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An Illustrated Case for Active Learning

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  • Michael K. Salemi

    ()
    (University of North Carolina)

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    Abstract

    Educational psychologists and instructional specialists agree that students should be actively involved in the educational process. Despite evidence that students learn better and are more committed to learning when they work with course material, chalk-and-talk remains the dominant pedagogy in economics instruction. This article provides a rationale for active learning in undergraduate economic courses based on the literature and on the author's experience. It provides examples of active learning exercises, explains why students and teachers benefit from active learning, and concludes that the benefits of active learning outweigh the costs. The exercises in this article focus on the concept of present value. A companion Web site provides exercises useful for teaching other financial market concepts.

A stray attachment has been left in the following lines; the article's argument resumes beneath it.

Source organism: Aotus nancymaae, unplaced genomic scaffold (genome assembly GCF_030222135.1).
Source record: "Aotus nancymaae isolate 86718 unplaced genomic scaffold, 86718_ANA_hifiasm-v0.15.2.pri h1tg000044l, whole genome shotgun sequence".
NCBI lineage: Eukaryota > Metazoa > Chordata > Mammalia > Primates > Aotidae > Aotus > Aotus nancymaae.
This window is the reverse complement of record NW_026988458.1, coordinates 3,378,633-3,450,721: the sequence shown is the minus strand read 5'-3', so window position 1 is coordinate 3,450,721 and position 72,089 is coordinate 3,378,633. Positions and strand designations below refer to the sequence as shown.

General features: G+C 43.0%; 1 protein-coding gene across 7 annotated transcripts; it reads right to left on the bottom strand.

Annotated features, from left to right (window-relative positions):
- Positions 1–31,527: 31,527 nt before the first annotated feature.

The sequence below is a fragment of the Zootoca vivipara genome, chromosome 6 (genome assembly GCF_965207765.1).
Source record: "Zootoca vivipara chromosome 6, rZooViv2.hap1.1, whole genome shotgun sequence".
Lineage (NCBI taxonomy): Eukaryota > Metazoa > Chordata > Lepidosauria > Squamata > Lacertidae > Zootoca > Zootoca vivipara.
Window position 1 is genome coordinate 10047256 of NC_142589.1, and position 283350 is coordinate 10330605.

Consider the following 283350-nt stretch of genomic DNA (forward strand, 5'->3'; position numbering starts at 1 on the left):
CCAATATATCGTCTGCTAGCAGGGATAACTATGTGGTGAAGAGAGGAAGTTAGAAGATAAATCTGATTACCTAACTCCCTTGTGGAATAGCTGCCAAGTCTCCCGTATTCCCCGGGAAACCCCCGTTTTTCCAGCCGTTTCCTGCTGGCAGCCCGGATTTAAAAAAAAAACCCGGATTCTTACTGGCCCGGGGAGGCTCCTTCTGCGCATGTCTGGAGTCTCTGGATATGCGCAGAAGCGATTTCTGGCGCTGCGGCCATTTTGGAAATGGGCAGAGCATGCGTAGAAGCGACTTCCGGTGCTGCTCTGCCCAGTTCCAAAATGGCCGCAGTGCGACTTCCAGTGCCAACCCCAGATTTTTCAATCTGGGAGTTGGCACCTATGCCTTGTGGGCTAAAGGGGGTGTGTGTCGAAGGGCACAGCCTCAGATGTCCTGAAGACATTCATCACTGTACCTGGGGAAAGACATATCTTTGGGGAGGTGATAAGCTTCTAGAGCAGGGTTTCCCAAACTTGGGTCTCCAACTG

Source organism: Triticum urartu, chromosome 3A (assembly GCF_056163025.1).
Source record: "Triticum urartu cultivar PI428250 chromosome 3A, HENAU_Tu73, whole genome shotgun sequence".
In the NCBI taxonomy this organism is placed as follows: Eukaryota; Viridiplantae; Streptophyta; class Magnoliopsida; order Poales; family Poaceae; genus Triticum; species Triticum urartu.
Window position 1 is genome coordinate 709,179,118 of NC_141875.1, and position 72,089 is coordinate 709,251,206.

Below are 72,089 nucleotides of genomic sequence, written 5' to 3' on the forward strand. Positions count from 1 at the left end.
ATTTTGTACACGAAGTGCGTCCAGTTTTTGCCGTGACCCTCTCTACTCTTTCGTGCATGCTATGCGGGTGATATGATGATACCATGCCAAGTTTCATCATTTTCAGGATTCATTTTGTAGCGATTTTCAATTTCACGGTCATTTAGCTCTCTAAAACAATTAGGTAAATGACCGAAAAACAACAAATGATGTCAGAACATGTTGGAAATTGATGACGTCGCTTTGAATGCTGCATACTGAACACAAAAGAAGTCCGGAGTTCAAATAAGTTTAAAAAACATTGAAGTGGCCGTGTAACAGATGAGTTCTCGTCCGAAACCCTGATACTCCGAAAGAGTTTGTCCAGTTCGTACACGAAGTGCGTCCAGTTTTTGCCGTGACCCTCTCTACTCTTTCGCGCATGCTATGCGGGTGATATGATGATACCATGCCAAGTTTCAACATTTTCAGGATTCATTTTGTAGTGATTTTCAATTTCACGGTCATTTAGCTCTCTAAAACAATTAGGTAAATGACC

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    Bibliographic Info

    Article provided by Southern Economic Association in its journal Southern Economic Journal.

    Volume (Year): 68 (2002)
    Issue (Month): 3 (January)
    Pages: 721-731

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    Handle: RePEc:sej:ancoec:v:68:3:y:2002:p:721-731

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    Web page: http://www.southerneconomic.org/
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    Cited by:
    1. Timothy E. Burson & Bradley W. Brooks & Steven Cox, 2012. "An Assessment of the Perceived Learning by Millennials during One-Day One-Topic Marketing Simulations," Discussion Paper Series, McColl School of Business, Queens University of Charlotte 2012-01, McColl School of Business, Queens University of Charlotte.
    2. Joshua C. Hall & Kaitlyn R. Harger, 2014. "Teaching Students to "Do" Public Choice in an Undergraduate Public Sector Course," Working Papers 14-16, Department of Economics, West Virginia University.

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